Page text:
As housing markets crashed around the world, there was one common response from policy makers. They cried, like a Greek chorus, "we never saw it coming". For politicians, the financial crisis came like a thief in the night. It was totally unexpected, unanticipated and unique.
Of course, those of us with slightly more reliable memories will recall the countless articles from first half of this decade that clearly warned that the double digit annual increases in house prices were unsustainable. Despite the self-serving claims of ignorance and surprise, there was a mountain of evidence that things were going badly wrong with the property market. Moreover, it didn't take a genius to work out that the financial system was so heavily implicated in the bubble, that when it finally burst, UK banks would be in deep trouble.
What about those fiscal deficits? When the UK slides into a crisis, and the government can not raise sufficient funds to cover the difference between expenditure and tax, will politicians be able to plausibly claim that they "didn't see it coming"?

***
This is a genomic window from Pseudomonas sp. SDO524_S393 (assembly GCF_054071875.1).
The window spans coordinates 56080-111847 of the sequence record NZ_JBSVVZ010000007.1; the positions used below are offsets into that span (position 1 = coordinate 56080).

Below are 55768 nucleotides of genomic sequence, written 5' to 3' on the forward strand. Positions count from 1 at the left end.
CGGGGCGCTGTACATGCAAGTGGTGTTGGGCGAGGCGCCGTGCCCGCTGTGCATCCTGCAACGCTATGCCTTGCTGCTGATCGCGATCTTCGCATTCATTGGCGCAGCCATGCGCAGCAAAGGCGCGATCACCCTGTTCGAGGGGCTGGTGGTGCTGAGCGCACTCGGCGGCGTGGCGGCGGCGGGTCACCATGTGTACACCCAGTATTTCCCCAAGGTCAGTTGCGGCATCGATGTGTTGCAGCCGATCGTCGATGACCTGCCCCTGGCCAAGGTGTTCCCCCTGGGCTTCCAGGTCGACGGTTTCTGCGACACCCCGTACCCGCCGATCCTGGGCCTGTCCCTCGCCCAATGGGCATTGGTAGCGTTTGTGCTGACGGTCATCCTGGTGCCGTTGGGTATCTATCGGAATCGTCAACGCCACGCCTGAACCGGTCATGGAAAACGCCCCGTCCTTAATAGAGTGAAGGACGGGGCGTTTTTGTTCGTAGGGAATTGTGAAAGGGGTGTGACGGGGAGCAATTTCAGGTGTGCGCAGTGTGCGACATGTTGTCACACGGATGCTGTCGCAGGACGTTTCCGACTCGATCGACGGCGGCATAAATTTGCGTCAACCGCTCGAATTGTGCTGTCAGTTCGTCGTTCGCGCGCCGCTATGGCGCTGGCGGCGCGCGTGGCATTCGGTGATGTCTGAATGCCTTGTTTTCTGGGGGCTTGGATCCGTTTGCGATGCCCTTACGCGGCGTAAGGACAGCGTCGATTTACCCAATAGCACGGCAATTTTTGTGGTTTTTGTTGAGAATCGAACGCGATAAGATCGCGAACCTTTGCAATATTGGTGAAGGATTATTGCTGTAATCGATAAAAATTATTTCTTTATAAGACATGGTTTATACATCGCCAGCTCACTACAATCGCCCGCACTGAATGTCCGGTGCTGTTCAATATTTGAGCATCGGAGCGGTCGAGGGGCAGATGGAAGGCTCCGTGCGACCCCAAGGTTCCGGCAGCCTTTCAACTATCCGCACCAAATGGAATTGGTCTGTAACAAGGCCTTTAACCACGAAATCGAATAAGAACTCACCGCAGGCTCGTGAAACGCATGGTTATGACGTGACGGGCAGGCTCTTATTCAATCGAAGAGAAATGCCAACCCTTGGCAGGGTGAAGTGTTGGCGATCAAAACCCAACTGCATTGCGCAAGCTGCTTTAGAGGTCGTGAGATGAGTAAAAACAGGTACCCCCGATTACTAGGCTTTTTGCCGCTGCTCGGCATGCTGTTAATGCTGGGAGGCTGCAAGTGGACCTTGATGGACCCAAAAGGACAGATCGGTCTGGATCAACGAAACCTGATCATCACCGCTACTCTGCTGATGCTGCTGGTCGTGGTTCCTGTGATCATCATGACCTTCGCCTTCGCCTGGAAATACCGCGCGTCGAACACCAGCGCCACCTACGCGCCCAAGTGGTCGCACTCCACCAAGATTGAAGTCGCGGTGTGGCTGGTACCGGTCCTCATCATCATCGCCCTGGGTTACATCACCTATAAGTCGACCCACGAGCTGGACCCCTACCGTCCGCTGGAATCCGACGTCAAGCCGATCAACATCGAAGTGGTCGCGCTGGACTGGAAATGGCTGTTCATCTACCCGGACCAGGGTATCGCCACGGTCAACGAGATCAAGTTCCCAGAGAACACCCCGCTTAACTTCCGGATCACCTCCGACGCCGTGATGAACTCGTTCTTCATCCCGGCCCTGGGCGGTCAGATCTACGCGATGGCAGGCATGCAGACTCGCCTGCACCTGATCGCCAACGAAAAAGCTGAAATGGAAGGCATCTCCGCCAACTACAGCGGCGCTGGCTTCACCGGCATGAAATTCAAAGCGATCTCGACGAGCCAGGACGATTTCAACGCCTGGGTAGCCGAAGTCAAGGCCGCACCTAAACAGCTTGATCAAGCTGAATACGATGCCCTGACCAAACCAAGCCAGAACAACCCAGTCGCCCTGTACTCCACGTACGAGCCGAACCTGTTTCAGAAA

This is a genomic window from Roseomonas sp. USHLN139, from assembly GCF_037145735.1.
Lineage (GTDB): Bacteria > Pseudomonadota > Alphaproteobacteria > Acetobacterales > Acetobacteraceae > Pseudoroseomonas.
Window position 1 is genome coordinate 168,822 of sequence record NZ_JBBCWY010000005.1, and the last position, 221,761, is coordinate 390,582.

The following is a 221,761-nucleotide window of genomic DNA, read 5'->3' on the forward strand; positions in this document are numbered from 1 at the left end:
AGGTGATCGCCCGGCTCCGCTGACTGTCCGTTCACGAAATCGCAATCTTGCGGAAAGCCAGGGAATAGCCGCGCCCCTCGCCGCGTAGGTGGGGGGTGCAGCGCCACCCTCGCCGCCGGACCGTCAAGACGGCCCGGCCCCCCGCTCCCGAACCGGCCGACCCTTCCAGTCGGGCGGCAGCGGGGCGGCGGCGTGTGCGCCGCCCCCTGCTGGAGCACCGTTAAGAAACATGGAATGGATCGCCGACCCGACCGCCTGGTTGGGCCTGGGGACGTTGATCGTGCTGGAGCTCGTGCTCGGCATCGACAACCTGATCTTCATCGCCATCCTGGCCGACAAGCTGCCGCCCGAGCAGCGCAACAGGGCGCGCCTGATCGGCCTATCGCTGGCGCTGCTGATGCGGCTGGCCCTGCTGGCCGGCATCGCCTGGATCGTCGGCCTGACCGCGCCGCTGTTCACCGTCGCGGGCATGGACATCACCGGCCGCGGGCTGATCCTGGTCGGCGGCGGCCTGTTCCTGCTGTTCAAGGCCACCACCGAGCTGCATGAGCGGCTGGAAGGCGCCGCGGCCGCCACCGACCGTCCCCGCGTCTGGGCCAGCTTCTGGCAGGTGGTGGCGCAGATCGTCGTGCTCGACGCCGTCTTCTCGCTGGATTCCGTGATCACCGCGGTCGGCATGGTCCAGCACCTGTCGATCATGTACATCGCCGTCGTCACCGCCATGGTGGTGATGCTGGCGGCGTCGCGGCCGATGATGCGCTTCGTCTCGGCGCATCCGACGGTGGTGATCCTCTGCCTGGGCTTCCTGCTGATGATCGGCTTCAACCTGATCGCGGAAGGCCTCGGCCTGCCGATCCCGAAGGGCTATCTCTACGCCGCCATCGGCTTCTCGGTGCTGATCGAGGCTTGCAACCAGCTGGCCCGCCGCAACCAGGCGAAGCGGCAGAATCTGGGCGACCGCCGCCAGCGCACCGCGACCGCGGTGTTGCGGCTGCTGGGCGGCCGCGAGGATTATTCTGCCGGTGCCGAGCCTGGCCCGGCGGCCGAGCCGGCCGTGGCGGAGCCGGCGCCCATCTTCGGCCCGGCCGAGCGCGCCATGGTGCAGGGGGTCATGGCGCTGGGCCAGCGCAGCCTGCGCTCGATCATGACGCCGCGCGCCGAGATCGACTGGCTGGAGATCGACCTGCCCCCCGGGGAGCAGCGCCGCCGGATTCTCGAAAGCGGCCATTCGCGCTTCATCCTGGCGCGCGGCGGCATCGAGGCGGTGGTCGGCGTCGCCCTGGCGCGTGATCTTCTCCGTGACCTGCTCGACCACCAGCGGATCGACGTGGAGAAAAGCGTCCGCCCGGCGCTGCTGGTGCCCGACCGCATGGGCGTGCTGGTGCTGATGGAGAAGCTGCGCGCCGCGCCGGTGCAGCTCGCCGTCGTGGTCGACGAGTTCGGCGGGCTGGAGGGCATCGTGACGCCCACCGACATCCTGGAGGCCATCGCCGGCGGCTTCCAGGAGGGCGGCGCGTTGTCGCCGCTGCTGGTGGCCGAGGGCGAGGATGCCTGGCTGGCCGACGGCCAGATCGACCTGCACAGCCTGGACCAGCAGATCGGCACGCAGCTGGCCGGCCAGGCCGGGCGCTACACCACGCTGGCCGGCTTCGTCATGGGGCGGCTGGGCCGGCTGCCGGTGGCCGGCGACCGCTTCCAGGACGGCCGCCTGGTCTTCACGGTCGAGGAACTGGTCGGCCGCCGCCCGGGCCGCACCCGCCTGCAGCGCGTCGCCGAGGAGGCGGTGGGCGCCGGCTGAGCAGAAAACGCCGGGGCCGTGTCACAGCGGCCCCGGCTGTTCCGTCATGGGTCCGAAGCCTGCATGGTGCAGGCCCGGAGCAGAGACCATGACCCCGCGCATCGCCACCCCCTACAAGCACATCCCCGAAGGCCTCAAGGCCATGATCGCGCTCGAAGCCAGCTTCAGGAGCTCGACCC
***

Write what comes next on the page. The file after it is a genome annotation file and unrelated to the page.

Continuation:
Today, the Telegraph spelt out the dangers of the policies now being followed by the Bank of England and the Government. It quoted Mr. Congdon, of Lombard Street Research, who pointed to the:
"..... “horrifying” consequences for leading western economies of bailing out their banks and attempting to stimulate markets by cutting taxes and boosting public spending. He said the markets had failed to digest fully the scale of fiscal largesse and said “current gilt yields [public debt] are extraordinary low given the size of deficits”."
It is there, as clear as snow, that if government deficits continue to grow, yields will rise and the economy will suffer. In other words, deficits don't resolve recessions, they create them.
When this crisis finally blows, the excuses of ignorance will seem very hollow indeed.